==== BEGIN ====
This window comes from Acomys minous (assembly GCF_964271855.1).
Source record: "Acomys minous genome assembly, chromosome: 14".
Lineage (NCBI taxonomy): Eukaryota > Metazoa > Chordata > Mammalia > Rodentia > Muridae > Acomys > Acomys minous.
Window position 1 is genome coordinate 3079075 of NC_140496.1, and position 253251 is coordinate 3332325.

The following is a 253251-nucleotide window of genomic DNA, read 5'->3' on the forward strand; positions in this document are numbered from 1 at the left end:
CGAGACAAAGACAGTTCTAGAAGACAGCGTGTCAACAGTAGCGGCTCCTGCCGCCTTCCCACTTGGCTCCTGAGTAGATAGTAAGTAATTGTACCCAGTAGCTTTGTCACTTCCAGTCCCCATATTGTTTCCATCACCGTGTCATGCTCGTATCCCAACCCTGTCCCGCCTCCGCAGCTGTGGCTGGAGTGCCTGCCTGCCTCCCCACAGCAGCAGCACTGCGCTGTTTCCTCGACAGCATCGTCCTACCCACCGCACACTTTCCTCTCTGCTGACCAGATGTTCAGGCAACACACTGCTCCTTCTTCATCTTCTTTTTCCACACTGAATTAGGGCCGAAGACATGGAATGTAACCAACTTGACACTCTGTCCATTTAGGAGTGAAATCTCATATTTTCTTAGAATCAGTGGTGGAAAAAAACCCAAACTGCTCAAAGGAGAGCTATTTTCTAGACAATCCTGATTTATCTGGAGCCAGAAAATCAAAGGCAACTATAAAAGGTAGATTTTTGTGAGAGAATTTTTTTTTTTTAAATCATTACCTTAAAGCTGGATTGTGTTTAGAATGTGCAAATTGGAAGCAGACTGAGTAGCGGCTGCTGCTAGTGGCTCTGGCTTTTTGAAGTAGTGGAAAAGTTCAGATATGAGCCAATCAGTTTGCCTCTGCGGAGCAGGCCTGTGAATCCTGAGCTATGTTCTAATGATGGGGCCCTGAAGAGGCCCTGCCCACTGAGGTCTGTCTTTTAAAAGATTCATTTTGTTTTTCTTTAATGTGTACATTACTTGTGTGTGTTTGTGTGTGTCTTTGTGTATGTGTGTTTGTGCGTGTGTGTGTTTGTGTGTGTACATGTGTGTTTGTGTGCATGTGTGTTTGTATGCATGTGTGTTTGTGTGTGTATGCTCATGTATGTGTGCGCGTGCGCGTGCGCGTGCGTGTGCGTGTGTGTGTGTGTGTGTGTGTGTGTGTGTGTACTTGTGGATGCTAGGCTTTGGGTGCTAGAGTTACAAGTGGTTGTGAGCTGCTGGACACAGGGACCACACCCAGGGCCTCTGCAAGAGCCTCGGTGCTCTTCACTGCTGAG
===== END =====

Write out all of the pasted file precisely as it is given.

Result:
This window comes from Acomys minous (assembly GCF_964271855.1).
Source record: "Acomys minous genome assembly, chromosome: 14".
Lineage (NCBI taxonomy): Eukaryota > Metazoa > Chordata > Mammalia > Rodentia > Muridae > Acomys > Acomys minous.
Window position 1 is genome coordinate 3079075 of NC_140496.1, and position 253251 is coordinate 3332325.

The following is a 253251-nucleotide window of genomic DNA, read 5'->3' on the forward strand; positions in this document are numbered from 1 at the left end:
CGAGACAAAGACAGTTCTAGAAGACAGCGTGTCAACAGTAGCGGCTCCTGCCGCCTTCCCACTTGGCTCCTGAGTAGATAGTAAGTAATTGTACCCAGTAGCTTTGTCACTTCCAGTCCCCATATTGTTTCCATCACCGTGTCATGCTCGTATCCCAACCCTGTCCCGCCTCCGCAGCTGTGGCTGGAGTGCCTGCCTGCCTCCCCACAGCAGCAGCACTGCGCTGTTTCCTCGACAGCATCGTCCTACCCACCGCACACTTTCCTCTCTGCTGACCAGATGTTCAGGCAACACACTGCTCCTTCTTCATCTTCTTTTTCCACACTGAATTAGGGCCGAAGACATGGAATGTAACCAACTTGACACTCTGTCCATTTAGGAGTGAAATCTCATATTTTCTTAGAATCAGTGGTGGAAAAAAACCCAAACTGCTCAAAGGAGAGCTATTTTCTAGACAATCCTGATTTATCTGGAGCCAGAAAATCAAAGGCAACTATAAAAGGTAGATTTTTGTGAGAGAATTTTTTTTTTTTAAATCATTACCTTAAAGCTGGATTGTGTTTAGAATGTGCAAATTGGAAGCAGACTGAGTAGCGGCTGCTGCTAGTGGCTCTGGCTTTTTGAAGTAGTGGAAAAGTTCAGATATGAGCCAATCAGTTTGCCTCTGCGGAGCAGGCCTGTGAATCCTGAGCTATGTTCTAATGATGGGGCCCTGAAGAGGCCCTGCCCACTGAGGTCTGTCTTTTAAAAGATTCATTTTGTTTTTCTTTAATGTGTACATTACTTGTGTGTGTTTGTGTGTGTCTTTGTGTATGTGTGTTTGTGCGTGTGTGTGTTTGTGTGTGTACATGTGTGTTTGTGTGCATGTGTGTTTGTATGCATGTGTGTTTGTGTGTGTATGCTCATGTATGTGTGCGCGTGCGCGTGCGCGTGCGTGTGCGTGTGTGTGTGTGTGTGTGTGTGTGTGTGTGTACTTGTGGATGCTAGGCTTTGGGTGCTAGAGTTACAAGTGGTTGTGAGCTGCTGGACACAGGGACCACACCCAGGGCCTCTGCAAGAGCCTCGGTGCTCTTCACTGCTGAG